Houses and apartments are built faster than amenities in Naas


Paul O'Meara


Paul O'Meara


Houses and apartments are built faster than amenities in Naas

The entrance to the De Burgh Lands

It's yet another example of how easy it is easy for private residential development to be built and how slowly the amenities or the facilities needed by the public follow.

The public footpath to Piper's Hill College in Naas followed some years after the school opened and the paths and cycleways needed for the school at Craddockstown have yet to be built.

Naas is a fast growing town and will continue to grow.

More and more houses are being built.

You won't read about this in brochures produced by thebuilders advertising new housing developments.

But the schools are under pressure to provide places.

And the major sports clubs are under pressure to provide enough spaces for juvenile players to play.

You cannot say at the same time that Kildare County Council is overlooking the need for amenity space. Its not as if there's nothing.

Monread Park, which at times could do with a little more garda attention to combat anti social behaviour, is a fantastic amenity and so too is the lakes area off Fairgreen and Ballymore Road.

It also true that the local authority has ambitious plans for a playing ares and walkways at the former dump site in Kerdiffstown, Naas. This too will be very welcome when it arrives.

It will come with quite the little bill though when the cost of cleaning up the site after it was shut down by the High Court — because the authorities took their eye off what was happening .

But all of these won't be enough if the projected population rise materialises in Naas.

That's whey some folk are getting a bit concerned about the lands at Oldtown, Sallins Road.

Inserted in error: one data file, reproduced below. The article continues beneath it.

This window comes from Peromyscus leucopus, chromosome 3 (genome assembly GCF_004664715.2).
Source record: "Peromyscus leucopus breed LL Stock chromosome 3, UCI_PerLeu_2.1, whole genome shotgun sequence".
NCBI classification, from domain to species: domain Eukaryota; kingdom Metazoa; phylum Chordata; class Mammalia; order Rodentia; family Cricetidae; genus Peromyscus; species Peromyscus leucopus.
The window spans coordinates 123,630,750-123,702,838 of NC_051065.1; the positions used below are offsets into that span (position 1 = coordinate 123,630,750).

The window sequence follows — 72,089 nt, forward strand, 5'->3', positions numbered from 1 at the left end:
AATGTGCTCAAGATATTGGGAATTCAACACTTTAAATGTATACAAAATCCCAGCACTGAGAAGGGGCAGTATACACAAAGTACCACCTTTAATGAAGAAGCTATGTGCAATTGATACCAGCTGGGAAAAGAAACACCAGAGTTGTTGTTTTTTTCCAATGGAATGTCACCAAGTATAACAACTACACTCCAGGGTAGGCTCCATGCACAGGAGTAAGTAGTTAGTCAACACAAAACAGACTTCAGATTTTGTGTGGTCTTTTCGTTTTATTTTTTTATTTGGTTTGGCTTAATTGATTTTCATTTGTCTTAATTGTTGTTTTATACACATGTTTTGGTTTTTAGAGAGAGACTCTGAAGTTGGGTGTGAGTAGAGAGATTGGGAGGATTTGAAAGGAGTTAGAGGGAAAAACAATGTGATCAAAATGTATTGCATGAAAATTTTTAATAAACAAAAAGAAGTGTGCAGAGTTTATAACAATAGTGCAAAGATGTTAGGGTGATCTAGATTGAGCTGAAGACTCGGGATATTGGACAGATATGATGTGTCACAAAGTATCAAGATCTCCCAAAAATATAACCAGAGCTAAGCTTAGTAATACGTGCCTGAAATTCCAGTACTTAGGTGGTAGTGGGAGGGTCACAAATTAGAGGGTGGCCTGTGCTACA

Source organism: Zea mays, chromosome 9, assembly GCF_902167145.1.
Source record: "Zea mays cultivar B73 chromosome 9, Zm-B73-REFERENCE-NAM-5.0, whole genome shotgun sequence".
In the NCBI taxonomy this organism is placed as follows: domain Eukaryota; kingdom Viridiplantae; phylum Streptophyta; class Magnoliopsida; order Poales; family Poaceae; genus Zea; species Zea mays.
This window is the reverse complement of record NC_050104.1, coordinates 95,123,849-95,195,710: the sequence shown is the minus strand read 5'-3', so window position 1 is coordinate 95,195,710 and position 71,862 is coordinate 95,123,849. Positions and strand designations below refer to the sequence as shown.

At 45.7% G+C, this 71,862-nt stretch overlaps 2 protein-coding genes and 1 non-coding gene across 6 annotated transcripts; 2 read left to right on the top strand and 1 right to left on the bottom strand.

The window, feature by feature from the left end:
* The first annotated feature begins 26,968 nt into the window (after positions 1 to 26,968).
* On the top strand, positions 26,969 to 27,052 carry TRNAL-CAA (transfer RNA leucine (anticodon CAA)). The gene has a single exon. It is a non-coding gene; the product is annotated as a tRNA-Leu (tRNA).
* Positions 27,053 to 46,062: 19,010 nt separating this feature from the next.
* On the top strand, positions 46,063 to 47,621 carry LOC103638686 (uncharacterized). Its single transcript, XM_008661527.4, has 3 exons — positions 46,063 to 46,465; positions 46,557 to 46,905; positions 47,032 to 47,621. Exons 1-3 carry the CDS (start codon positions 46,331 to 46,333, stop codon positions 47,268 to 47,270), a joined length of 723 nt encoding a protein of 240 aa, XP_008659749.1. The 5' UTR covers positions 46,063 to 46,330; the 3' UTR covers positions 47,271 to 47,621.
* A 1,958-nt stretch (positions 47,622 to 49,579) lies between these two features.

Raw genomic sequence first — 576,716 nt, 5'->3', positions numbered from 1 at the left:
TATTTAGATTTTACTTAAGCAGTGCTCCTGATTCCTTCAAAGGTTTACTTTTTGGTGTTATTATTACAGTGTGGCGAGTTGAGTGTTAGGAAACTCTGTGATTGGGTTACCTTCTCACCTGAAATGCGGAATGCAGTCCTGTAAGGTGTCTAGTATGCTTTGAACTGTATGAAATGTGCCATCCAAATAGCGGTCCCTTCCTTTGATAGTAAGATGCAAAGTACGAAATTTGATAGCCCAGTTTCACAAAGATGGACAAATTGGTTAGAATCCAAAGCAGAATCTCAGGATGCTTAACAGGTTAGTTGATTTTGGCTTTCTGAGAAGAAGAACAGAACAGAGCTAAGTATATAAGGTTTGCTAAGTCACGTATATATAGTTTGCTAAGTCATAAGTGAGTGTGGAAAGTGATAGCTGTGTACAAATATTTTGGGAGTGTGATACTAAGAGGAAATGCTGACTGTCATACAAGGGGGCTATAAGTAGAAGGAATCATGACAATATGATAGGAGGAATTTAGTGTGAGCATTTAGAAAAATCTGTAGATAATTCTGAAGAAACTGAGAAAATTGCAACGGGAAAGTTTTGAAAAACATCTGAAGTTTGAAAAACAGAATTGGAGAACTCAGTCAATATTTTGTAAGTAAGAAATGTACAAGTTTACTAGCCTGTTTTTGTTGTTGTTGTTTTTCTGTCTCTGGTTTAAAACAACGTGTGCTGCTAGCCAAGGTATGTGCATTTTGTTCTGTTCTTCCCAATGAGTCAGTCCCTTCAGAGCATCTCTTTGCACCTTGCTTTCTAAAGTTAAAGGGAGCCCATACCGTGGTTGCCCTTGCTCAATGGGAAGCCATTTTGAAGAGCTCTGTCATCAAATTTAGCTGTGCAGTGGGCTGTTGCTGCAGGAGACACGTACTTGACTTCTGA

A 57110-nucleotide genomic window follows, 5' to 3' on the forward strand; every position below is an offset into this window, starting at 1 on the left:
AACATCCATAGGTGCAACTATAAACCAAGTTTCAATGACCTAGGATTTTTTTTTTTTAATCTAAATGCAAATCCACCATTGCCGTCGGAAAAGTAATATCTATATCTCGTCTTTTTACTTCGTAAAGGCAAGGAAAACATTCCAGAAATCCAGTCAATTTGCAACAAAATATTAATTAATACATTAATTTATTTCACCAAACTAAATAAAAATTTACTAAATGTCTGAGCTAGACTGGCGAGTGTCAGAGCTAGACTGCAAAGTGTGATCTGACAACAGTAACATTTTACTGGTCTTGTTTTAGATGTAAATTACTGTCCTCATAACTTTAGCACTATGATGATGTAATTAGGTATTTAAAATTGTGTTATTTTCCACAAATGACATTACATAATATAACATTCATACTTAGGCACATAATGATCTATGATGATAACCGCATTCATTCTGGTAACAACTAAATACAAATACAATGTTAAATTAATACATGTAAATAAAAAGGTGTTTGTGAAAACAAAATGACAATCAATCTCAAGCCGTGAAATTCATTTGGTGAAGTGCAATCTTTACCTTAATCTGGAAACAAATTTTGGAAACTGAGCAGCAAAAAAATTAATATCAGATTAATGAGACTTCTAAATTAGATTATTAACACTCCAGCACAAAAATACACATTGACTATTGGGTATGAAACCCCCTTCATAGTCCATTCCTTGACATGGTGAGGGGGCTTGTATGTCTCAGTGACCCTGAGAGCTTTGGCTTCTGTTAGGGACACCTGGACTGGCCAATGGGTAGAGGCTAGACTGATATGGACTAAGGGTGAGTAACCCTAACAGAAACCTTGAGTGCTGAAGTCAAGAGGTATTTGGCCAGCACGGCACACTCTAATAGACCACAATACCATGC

The lands now amount to 15 acres (though 21 acres was mentioned in the past) and they've been handed over to the public.

The arrangements for this are almost two decades old now.

In summary the lands were to given to Kildare County Council. They were formerly owned by the De Burgh family, who had previously operated a stud farm there until the expanding Naas town began to encroach on the premises. The area is one of natural beauty with its waterways, trees and pathways; a rural idyll enclosed by suburbanisation.

Folklore has it that St. Patrick baptised the Kings of Leinster there. One councillor Seamie Moore, has described it as the St. Stephen's Green of Naas and another equally well known ex-politician Timmy Conway has compared it with the Japanese Gardens.

While neither man cane be accused of understating the attractiveness of the location, it should be opened as soon as possible.

A lot of development has taken place around the lands. But the lands themselves are not accessible by the public.

Kildare County Council has never said that it won't work to open the lands but it's been taking some time.

More than a decade after the agreement was made the lands had not been signed over to the council. Many, many houses and apartments have gone up in Naas since. It's tree that KCC does not have all of the money it needs to meet all of the requests for amenities across the entire county, nor does it have adequate resources to build enough houses.

But given the amount of time that has elapsed, the opening of this facility cannot possibly happen soon enough.

Growing impatience over De Burgh lands opening in Naas — page 24